Agent Cannot be Sued as an Insurer

One Year Private Limitation of Action Provision Enforceable, Fair, and Reasonable

Frankie and Michael Cabral sued for breach of contract, insurance bad faith, conversion, and negligence after defendant Public Storage disposed of personal belongings that plaintiffs had placed in a leased storage unit. Plaintiffs appeal from summary judgment in favor of Public Storage, and also challenge the court’s sustaining of a demurrer without leave to amend based on a limitations provision contained in plaintiffs’ Lease Agreement.

FACTUAL BACKGROUND

In Frankie Cabral et al. v. Public Storage, B294798, Court Of Appeal Of The State Of California Second Appellate District Division Four (April 10, 2020) Frankie helped her son, Michael, rent a self-storage unit at a Public Storage facility so he could store household goods and woodworking supplies. After they arrived at a Public Storage Frankie selected $3,000 in coverage and paid for the rental unit and insurance at the same time. New Hampshire, as the insurance company under the policy, appointed PSCC, Inc. (PSCC) as its producer and claims adjuster.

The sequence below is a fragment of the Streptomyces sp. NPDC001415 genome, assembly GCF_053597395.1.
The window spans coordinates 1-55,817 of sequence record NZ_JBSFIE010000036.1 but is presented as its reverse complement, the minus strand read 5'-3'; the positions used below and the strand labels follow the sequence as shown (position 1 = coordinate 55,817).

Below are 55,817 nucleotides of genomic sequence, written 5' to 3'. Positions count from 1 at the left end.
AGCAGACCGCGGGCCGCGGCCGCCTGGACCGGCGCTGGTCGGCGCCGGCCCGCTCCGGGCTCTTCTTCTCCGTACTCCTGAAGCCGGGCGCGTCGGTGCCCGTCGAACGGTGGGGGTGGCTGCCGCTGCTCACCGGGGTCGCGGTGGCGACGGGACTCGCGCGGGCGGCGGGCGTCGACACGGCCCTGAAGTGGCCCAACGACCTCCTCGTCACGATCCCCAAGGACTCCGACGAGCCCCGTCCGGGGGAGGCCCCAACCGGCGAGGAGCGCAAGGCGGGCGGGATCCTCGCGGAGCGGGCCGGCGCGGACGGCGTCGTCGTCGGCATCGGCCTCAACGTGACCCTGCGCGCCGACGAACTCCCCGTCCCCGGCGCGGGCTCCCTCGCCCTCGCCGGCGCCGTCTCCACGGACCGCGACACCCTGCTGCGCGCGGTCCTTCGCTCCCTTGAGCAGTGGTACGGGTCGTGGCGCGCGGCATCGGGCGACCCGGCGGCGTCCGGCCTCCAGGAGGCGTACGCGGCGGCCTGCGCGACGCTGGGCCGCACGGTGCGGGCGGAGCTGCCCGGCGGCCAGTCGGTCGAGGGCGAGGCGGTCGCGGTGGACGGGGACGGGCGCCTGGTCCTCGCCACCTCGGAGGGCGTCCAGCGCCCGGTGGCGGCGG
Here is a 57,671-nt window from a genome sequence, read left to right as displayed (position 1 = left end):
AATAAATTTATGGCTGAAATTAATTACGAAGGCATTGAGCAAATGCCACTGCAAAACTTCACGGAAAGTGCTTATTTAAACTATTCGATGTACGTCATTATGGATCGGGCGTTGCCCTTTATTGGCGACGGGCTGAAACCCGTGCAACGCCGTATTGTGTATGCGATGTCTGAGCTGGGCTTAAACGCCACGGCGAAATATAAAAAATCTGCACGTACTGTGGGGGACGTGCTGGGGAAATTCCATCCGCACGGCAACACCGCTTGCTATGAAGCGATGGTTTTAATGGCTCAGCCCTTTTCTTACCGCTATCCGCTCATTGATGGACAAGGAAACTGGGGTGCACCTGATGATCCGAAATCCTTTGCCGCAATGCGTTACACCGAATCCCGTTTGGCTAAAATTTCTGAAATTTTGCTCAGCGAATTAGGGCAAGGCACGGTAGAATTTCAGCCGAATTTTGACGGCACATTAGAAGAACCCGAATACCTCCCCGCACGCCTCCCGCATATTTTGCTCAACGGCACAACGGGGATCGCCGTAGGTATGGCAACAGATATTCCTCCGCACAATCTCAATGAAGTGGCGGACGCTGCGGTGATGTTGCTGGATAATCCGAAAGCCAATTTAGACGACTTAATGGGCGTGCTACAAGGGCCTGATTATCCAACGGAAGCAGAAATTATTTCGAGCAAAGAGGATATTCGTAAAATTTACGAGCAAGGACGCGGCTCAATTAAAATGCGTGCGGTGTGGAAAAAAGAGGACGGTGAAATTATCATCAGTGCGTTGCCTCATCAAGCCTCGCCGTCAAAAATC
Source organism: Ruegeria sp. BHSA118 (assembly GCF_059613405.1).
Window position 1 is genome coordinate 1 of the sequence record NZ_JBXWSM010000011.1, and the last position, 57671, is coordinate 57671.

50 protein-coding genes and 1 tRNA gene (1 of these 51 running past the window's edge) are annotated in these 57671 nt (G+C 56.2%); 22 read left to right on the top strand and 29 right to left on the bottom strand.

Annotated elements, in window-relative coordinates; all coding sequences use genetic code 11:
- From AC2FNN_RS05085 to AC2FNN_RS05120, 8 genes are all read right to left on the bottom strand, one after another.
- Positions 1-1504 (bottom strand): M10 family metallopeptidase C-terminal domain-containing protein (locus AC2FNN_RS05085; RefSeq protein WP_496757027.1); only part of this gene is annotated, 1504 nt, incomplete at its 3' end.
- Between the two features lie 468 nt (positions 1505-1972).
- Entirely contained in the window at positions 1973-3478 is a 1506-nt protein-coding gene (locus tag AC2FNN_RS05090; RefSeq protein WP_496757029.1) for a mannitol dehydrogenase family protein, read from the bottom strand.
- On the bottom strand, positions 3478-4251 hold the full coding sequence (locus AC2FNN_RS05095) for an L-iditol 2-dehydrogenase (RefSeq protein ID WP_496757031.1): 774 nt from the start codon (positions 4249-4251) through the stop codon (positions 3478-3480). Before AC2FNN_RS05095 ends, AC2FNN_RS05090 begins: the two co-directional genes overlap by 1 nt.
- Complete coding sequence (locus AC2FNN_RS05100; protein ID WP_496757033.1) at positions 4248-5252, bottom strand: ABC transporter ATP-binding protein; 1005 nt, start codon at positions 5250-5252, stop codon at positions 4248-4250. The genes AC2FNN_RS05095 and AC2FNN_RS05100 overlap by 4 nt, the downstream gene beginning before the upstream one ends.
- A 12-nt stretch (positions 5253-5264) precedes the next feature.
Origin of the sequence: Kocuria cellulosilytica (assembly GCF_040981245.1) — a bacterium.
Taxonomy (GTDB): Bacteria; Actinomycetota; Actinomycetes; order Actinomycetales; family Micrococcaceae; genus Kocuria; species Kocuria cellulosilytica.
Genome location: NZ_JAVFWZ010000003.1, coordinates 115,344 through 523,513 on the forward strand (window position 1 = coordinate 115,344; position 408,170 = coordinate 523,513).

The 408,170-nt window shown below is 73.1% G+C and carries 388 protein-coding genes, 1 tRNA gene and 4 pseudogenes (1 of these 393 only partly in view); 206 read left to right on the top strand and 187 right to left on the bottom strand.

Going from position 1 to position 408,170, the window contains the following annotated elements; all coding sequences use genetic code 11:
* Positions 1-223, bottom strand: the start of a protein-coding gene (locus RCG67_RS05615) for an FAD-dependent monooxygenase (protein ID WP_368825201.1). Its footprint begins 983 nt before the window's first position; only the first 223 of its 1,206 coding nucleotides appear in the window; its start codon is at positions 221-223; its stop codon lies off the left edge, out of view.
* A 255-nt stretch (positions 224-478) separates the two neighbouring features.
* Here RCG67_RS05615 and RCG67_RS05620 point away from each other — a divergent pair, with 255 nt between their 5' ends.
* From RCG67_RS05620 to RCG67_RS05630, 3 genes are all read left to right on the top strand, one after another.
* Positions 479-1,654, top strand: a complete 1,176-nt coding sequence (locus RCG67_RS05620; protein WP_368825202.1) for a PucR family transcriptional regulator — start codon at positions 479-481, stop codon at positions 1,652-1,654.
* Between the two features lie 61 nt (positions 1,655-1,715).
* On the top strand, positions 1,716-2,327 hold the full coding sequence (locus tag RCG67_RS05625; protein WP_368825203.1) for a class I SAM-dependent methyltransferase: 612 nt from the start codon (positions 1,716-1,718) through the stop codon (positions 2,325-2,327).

A Public Storage manager accused Michael of violating facility rules and informed plaintiffs they were prohibited access except for a supervised visit to vacate their belongings. The Cabral’s did not remove their goods so Public Storage did. The Cabrals alleged employees broke into the unit, “stole whatever property had economic value and discarded the rest.”

Frankie made a claim for burglary and vandalism under the storage unit insurance with PSCC. New Hampshire’s claims investigators denied Frankie’s claim because the unit was repossessed as an eviction.

The Lease Agreement, Addendum, and Certificate of Storage Insurance

Attached to the operative complaint were a Lease Agreement, an Insurance Addendum, and a Certificate of Storage Insurance. The agreement provided, among other things, that any claim or suit shall be barred unless Occupant commences an action “within twelve (12) months after the date of the act, omission, inaction or other event that gave rise to such claim, demand, right or defense.” (Italics added.)

The Demurrer, Opposition, and Reply

In its demurrer to the conversion and negligence causes of action Public Storage contended the claims were barred by the 12-month limitations period set forth in the Lease Agreement. Public Storage alleged that because the suit was filed more than twelve months after disposition of the property. plaintiffs’ claims arising from the lease were time-barred.

The trial court sustained the demurrer without leave to amend, finding the limitation clause in the lease was valid. The court rejected plaintiffs’ arguments against enforcing the clause.

Public Storage’s Motion for Summary Judgment

Public Storage filed a motion for summary judgment. Public Storage argued that it could not be held liable on the causes of action because it was not contractually obligated to provide insurance coverage under the New Hampshire policy.